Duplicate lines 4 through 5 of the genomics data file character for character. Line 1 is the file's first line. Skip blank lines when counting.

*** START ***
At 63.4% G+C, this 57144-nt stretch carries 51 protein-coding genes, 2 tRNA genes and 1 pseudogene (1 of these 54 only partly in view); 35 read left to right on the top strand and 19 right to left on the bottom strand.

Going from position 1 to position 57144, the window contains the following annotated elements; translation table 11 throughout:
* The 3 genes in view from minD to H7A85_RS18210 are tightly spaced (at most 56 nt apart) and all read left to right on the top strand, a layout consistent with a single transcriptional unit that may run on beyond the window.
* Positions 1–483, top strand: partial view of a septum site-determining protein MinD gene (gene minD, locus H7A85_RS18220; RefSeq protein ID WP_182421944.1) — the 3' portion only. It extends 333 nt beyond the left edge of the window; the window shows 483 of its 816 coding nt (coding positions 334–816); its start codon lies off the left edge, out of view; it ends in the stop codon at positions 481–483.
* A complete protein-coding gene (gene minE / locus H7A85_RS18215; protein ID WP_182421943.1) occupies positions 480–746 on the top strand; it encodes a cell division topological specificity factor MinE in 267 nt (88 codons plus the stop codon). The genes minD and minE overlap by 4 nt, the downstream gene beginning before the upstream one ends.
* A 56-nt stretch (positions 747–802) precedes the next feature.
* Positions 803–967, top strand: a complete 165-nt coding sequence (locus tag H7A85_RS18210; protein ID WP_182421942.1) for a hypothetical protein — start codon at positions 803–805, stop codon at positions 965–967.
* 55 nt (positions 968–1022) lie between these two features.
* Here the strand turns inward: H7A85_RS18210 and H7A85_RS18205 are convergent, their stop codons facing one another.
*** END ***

* Positions 1–483, top strand: partial view of a septum site-determining protein MinD gene (gene minD, locus H7A85_RS18220; RefSeq protein ID WP_182421944.1) — the 3' portion only. It extends 333 nt beyond the left edge of the window; the window shows 483 of its 816 coding nt (coding positions 334–816); its start codon lies off the left edge, out of view; it ends in the stop codon at positions 481–483.
* A complete protein-coding gene (gene minE / locus H7A85_RS18215; protein ID WP_182421943.1) occupies positions 480–746 on the top strand; it encodes a cell division topological specificity factor MinE in 267 nt (88 codons plus the stop codon). The genes minD and minE overlap by 4 nt, the downstream gene beginning before the upstream one ends.